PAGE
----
Integrated CATO2 knowledge prepares for the next step in CO2 Capture & Storage

Thursday June 26, 2014 16:37

At the 7th Dutch symposium about CO2 Capture & Storage (CCS) on Thursday June 19th 2014, the first copy of the book ‘Linking the Chain’ was presented to Bert de Vries, Deputy Director-General Energy, Telecom and Competition at the Ministry of Economic Affairs. The book, written by Rolf de Vos (Ecofys), was commissioned by the CATO2 programme and reports on almost ten years of coherent Dutch CCS research programmes, carried out by among others ECN.

Climate change is largely caused by the greenhouse gas CO2 emitted by power plants and factories. Basically, CCS is a chain of technologies that keeps this CO2 from entering the atmosphere. CCS is seen as one of the options to mitigate climate change. Based on the results of the Dutch R&D programmes, the book concludes that CCS is ready for large-scale demonstration. This next step is needed to prove whether CCS is indeed a good option, in terms of technology, economics, safety issues, politics, and public acceptance.

The book ‘Linking the Chain; Integrated CATO2 knowledge prepares for the next step in CO2 Capture & Storage’ is available as a pdf at

ECN’s work on CCS and in CATO2
ECN is developing innovative technologies to reduce the cost of CO2 capture and make it more energy efficient. ECN’s expertise ranges from conceptual process design to material development, and from process testing to reactor design. The philosophy is to start with techno economic assessments of new concepts for CO2 capture technology in a power plant or in industrial processes. These give guidelines and development targets for processes, materials and allowable investment costs.

In CATO2, ECN focused on developing high potential pre-combustion CO2 capture technologies with the perspective to substantially reduce the CO2 capture cost. ECN’s two main innovative technologies are Sorption-Enhanced Water-Gas-Shift (SEWGS) and hydrogen membrane reactors. Both transform CO2 capture into a benefit, by using the separation of CO2 to enhance the production of hydrogen rich fuel. In developing SEWGS, ECN reached the groundbreaking result of reducing the energy penalty by 50% resulting in a reduction of the capture costs by 40% compared to state of the art technologies. During the CATO2 membrane reactor work, ECN brought together many key players in the field of hydrogen membrane development in a benchmark. This benchmark compared the usefulness of different hydrogen membranes for CO2 capture in natural gas fuelled power plants and in relevant industrial processes like ammonia or hydrogen production. In addition to these technology developments,  we studied the impact of pulverized coal oxy-fuel combustion on fuel (coal biomass mixtures) burnout and ash quality, as well as slagging and fouling in boilers.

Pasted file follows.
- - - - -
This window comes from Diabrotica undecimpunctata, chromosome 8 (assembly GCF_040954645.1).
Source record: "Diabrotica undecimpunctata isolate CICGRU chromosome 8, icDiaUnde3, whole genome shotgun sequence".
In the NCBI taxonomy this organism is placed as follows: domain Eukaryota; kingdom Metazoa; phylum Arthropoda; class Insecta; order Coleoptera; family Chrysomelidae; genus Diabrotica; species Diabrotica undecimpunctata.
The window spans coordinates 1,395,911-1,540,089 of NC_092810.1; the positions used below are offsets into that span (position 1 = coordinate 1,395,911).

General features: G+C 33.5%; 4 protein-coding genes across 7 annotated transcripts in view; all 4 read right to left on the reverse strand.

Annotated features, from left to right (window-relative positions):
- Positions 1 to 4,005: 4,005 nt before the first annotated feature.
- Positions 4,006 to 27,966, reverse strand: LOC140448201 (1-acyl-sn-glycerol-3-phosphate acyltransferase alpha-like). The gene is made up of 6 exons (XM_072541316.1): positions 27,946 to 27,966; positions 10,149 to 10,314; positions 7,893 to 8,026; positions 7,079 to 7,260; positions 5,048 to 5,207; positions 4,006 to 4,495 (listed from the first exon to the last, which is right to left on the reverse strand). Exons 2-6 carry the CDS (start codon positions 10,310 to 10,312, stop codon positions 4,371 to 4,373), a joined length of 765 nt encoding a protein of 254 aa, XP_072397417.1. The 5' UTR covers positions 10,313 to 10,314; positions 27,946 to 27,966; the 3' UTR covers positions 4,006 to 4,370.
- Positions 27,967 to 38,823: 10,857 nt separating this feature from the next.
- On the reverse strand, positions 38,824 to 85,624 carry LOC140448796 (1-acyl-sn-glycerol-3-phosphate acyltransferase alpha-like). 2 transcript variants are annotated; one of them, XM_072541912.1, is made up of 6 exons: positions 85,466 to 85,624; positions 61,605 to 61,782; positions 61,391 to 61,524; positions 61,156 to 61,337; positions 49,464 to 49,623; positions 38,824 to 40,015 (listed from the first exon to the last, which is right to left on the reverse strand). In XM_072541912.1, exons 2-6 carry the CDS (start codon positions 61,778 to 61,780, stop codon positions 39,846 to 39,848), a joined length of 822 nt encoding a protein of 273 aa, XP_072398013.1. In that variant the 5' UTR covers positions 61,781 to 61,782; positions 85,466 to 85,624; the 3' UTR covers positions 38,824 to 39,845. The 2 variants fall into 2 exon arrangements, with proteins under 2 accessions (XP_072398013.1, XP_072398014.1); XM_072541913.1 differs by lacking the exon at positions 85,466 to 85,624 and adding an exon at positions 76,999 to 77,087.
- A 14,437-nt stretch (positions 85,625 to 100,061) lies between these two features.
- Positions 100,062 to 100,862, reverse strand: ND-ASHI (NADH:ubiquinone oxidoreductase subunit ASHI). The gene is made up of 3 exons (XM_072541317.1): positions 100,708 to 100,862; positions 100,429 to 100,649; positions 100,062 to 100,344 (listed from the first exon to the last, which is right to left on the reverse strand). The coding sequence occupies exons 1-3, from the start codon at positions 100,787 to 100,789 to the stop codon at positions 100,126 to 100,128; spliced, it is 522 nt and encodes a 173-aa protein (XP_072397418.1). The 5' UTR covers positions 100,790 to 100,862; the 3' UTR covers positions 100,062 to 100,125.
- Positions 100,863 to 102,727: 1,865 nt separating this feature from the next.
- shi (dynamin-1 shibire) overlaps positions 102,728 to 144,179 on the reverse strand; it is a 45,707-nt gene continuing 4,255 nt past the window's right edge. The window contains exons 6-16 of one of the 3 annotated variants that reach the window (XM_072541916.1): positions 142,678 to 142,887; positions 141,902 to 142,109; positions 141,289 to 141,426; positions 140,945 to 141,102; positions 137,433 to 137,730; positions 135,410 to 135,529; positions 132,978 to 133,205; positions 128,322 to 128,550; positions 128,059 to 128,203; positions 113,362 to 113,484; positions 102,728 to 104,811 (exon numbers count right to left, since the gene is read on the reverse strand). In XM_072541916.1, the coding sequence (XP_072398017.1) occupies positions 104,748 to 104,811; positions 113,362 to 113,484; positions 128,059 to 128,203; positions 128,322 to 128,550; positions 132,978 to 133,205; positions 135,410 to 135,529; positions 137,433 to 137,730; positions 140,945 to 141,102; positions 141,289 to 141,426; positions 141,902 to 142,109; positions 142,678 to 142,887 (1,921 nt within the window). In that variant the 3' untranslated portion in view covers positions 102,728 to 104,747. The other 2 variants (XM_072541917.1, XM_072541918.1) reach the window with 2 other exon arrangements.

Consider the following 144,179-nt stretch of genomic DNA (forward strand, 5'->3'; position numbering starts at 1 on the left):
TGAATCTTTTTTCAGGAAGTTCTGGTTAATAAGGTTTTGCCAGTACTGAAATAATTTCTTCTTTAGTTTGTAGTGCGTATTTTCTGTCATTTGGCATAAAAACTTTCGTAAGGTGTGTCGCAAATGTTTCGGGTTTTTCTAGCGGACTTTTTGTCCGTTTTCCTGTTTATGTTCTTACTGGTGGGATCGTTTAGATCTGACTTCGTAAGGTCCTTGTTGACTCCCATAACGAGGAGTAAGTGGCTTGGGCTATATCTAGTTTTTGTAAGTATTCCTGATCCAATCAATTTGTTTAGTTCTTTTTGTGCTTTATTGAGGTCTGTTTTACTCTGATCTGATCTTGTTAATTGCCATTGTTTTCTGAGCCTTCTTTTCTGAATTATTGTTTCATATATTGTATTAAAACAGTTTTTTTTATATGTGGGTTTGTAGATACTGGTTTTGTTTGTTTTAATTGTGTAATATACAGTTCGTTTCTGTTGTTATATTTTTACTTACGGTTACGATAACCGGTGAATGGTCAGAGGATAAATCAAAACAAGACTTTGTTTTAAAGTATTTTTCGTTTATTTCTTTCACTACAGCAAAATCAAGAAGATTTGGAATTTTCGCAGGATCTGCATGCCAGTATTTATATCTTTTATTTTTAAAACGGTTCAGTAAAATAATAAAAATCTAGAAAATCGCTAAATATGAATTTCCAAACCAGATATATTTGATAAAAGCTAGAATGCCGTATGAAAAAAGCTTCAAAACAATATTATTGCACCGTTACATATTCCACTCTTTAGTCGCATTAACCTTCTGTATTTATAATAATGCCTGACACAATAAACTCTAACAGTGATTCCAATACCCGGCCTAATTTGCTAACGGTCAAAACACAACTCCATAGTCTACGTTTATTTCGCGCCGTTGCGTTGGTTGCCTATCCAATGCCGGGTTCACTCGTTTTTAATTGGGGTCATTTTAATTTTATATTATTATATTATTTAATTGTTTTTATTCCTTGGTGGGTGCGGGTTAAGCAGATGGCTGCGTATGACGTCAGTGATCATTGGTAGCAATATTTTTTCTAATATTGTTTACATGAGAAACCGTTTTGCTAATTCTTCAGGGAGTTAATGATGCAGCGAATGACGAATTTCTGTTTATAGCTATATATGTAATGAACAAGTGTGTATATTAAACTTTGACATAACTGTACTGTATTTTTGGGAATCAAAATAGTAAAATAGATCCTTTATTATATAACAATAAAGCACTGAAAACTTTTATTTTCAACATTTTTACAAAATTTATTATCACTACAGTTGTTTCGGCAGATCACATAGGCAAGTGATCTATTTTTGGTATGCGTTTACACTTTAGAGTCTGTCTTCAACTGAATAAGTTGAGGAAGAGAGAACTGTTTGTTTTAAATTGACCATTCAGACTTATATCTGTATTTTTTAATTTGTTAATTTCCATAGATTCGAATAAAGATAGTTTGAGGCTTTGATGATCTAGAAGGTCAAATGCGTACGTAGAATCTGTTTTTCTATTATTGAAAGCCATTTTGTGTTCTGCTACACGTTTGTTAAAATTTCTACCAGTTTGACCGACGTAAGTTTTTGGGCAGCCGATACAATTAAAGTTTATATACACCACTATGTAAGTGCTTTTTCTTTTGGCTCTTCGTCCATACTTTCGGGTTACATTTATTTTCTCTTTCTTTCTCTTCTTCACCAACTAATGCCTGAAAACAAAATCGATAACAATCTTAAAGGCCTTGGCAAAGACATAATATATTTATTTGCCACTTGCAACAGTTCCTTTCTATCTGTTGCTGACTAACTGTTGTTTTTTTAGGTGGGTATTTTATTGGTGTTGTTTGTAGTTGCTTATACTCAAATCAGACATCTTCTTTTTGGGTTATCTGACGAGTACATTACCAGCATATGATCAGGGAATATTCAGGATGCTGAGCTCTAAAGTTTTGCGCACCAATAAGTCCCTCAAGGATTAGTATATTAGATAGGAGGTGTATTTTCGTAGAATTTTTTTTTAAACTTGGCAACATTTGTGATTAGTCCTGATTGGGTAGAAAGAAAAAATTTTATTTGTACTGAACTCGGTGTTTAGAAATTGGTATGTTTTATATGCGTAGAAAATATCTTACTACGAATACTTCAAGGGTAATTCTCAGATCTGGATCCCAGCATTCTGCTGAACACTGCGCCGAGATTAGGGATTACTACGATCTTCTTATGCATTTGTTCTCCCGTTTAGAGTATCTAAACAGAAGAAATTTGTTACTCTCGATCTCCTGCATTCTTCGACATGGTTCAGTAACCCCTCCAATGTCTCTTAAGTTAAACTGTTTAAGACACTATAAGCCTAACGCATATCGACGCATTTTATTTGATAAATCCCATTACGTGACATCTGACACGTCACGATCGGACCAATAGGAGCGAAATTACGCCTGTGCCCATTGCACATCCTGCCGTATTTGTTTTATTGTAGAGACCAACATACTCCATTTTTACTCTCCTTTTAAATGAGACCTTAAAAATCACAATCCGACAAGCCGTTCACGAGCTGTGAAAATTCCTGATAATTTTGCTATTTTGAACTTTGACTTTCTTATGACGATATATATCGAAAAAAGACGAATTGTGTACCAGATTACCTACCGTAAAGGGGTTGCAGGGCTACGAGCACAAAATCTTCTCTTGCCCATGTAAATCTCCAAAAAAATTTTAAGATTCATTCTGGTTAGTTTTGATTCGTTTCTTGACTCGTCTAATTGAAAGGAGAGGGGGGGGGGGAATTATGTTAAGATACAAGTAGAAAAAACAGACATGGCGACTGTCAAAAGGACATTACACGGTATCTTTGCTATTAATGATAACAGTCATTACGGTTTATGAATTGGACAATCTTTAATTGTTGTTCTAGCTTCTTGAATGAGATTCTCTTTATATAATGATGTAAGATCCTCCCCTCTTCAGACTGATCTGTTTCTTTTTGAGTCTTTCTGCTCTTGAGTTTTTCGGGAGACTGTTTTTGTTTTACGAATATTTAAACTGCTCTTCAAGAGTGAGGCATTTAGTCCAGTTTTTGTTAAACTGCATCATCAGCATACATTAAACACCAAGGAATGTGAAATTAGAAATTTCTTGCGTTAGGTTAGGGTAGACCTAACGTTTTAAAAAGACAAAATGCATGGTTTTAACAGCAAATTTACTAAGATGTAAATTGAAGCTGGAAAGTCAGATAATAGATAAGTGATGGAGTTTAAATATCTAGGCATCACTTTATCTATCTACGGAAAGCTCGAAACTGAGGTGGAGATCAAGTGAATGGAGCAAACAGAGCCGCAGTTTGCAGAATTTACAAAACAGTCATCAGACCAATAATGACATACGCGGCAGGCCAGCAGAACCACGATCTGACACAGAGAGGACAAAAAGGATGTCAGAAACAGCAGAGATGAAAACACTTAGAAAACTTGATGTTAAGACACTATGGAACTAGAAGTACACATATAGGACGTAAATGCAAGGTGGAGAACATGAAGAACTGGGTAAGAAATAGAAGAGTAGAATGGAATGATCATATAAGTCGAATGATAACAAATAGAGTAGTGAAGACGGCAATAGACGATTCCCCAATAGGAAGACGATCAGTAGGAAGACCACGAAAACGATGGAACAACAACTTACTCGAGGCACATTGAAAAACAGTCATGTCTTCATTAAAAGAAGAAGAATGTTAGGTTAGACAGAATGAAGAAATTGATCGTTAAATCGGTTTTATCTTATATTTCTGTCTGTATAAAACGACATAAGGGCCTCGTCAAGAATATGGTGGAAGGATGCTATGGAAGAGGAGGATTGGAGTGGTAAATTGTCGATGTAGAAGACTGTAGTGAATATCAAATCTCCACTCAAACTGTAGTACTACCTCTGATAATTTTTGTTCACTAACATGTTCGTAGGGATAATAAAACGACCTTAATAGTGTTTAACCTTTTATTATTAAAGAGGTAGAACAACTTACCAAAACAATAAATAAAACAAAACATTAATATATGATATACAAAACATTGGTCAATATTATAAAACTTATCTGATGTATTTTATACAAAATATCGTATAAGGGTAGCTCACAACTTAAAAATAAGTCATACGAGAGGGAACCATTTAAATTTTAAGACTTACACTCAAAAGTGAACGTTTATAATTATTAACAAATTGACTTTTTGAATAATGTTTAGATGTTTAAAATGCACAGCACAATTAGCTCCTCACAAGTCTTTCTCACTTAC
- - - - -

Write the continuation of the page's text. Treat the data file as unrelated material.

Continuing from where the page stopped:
ECN has  also been involved in a range of non-technical aspects of CCS, specifically on safety, regulation and the perception of the public towards the technology. As part of the CATO2 project, ECN participated in research regarding the long-term liability of CO2 storage, and the future transfer of responsibility of storage sites from private operators to Member State governments. The communication of CCS projects towards the public has emerged as a critical factor governing success in deploying CCS projects. Together with European and international partners, ECN has developed communication toolkits to guide practitioners in developing public outreach strategies regarding CCS projects. ECN has also recently worked with multinational organisations such as the International Energy Agency (IEA) and the United Nations Industrial Development Organisation (UNIDO) to raise awareness of the importance and technical possibilities of CO2 capture technologies for primary industrial sectors, such as steel and cement production.

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Category: Corporate, Policy Studies, Energy efficiency